This compendium of geeky detail, oversimplified as it is, is surely why Samsung dedicated this year’s TV showcase at CES to MicroLED technology. Yes, Samsung sort of did that last year by revealing the Wall, but this year, the company showed off its ambition to make MicroLED technology scalable. Alongside that 75-inch mini-Wall, the company also revealed Windows, smaller MicroLED panels that could (conceptually) be combined and rearranged to make all types and sizes of different displays. In one corner of the event, Samsung used an elaborate series of mechanisms to demonstrate how MicroLED displays could produce tremendously high-quality images in a wild range of configurations. There was a really long display that transformed when one panel was removed and another was added. There was another that involved an audio panel being added and then taken away. One configuration involved a Samsung staffer peeling back pieces of the display that was attached by magnets. Based on the demo, it all looked truly modular.

Illustration for article titled Samsung’s New TV Tech Is Mind-Bending But Why?em/em
Photo: Mike Damanskis (Gizmodo)

Don’t get too excited. Samsung did not announce any plans to make these amazing magnetic MicroLED displays available to consumers any time soon. It’s actually unclear if the modular elements will ever come to market. Based on the conversation in the room at the CES event, Samsung simply wants people to know that it’s perfecting the MicroLED technology and that it’s serious about the modular concept. The clever observer might assume that Samsung is thinking hard about how MicroLED displays might work in mobile environment. This thought exercise would be massaged by the fact that Apple is reportedly working on it own MicroLED displays in a secret facility.

While Samsung wants its customers to start thinking about MicroLED, too, the company is still going to release new TVs. Buried in the press release about the new Wall and Window displays, there’s a note about new 8K QLED models coming out in 2019, including a 98-inch model. And while a TV that big could fill up the entire living room of a New York City apartment, it’s still a little runt compared to the 219-inch Wall concept Samsung built with MicroLED panels.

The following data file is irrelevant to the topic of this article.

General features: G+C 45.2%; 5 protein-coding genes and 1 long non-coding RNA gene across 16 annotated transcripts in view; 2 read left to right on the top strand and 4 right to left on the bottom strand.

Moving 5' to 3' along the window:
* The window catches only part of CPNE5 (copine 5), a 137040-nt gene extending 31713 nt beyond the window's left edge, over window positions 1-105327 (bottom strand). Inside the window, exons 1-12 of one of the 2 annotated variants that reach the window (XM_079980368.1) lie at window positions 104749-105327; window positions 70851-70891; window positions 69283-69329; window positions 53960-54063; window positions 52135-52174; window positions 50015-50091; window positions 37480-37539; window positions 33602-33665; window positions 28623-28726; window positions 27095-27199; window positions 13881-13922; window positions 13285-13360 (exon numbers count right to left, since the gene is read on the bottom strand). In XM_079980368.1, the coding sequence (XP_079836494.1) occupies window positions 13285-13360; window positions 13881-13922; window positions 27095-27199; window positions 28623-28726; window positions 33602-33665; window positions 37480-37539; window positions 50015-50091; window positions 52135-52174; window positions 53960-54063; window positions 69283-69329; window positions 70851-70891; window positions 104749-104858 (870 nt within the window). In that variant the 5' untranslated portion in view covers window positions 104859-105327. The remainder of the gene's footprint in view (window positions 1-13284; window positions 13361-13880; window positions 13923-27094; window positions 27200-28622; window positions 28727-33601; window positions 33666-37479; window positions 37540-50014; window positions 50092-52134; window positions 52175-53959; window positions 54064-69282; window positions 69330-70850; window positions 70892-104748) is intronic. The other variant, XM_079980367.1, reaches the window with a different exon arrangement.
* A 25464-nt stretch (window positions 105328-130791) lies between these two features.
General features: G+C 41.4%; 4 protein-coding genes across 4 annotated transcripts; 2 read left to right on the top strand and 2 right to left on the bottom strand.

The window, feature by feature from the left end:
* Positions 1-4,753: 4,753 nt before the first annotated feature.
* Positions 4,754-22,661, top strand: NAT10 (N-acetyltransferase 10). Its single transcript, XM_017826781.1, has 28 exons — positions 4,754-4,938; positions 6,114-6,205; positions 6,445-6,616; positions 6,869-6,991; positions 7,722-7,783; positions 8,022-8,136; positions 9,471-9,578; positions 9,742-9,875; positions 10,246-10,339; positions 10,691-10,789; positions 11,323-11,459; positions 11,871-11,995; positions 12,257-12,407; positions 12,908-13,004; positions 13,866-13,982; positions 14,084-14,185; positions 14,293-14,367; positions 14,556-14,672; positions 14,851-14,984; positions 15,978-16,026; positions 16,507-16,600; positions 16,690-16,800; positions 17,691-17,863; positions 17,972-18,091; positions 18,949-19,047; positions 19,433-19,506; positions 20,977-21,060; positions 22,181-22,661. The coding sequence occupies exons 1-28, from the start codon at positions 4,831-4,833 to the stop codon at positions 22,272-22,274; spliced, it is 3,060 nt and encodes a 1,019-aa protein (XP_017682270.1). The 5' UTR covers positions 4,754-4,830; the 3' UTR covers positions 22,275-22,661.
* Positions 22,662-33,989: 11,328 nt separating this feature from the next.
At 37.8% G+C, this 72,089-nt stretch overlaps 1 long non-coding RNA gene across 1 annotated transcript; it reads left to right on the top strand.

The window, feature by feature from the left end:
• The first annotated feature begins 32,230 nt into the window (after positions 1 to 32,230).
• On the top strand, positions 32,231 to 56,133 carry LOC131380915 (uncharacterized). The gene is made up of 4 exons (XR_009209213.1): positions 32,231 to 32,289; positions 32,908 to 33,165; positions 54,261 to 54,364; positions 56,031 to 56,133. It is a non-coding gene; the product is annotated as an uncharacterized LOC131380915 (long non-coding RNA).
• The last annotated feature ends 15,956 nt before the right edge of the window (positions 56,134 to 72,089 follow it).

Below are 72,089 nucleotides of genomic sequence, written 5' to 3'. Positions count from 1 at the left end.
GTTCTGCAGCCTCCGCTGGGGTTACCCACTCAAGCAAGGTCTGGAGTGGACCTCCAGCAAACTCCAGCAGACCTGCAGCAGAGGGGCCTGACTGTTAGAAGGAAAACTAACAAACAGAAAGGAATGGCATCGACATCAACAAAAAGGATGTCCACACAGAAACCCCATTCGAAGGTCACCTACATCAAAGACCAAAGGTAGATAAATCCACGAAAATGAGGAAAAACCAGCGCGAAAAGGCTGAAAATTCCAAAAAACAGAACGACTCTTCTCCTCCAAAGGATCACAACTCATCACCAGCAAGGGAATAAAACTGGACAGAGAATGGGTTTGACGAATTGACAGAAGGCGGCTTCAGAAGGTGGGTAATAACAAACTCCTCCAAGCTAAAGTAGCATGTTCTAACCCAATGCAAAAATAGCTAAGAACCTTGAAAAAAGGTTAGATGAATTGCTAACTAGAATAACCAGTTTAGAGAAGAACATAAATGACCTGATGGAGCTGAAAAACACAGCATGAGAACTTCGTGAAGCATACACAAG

So this strange feeling that Samsung’s big TV showcase at CES seems somehow underwhelming is ultimately intriguing more than anything. It’s underwhelming in the way that OLED demos must have felt kind of mind-boggling a few years ago. Nobody really knows when or how this new technology is going to make its way into gadgets we use and love quite yet. Samsung hasn’t said when its new 75-inch MicroLED display will be for sale, and if you’re thinking about the long game, that detail doesn’t matter much.

MicroLED technology might be what’s in your smartphone or watch in a few years. Heck, it might be the way you’re able to rearrange the TV on your wall in just as much time. It’s cool, and it’s confusing. And isn’t that what CES is for?


Follow along with all of our CES 2019 coverage here.

Senior editor at Gizmodo.

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JawzX2, Boost Addict. 1.6t, 2.7tt, 4.2t

This exact technology has been available for billboard-scale and wall-scale displays for years (since at least 2010). Its nice to see someone finally scale it down to home-scale. I mean all they’ve really done is taken the same discrete-emitter LED-matrix array blocks and shrunk down the emitters to a size that stands up to close viewing... but it should be a heck of a lot more durable than OLED, while offering similar —if not better — brightness and contrast ratios.

I’ve seen displays from this company at SGIA for years, the recent modules are very impressive.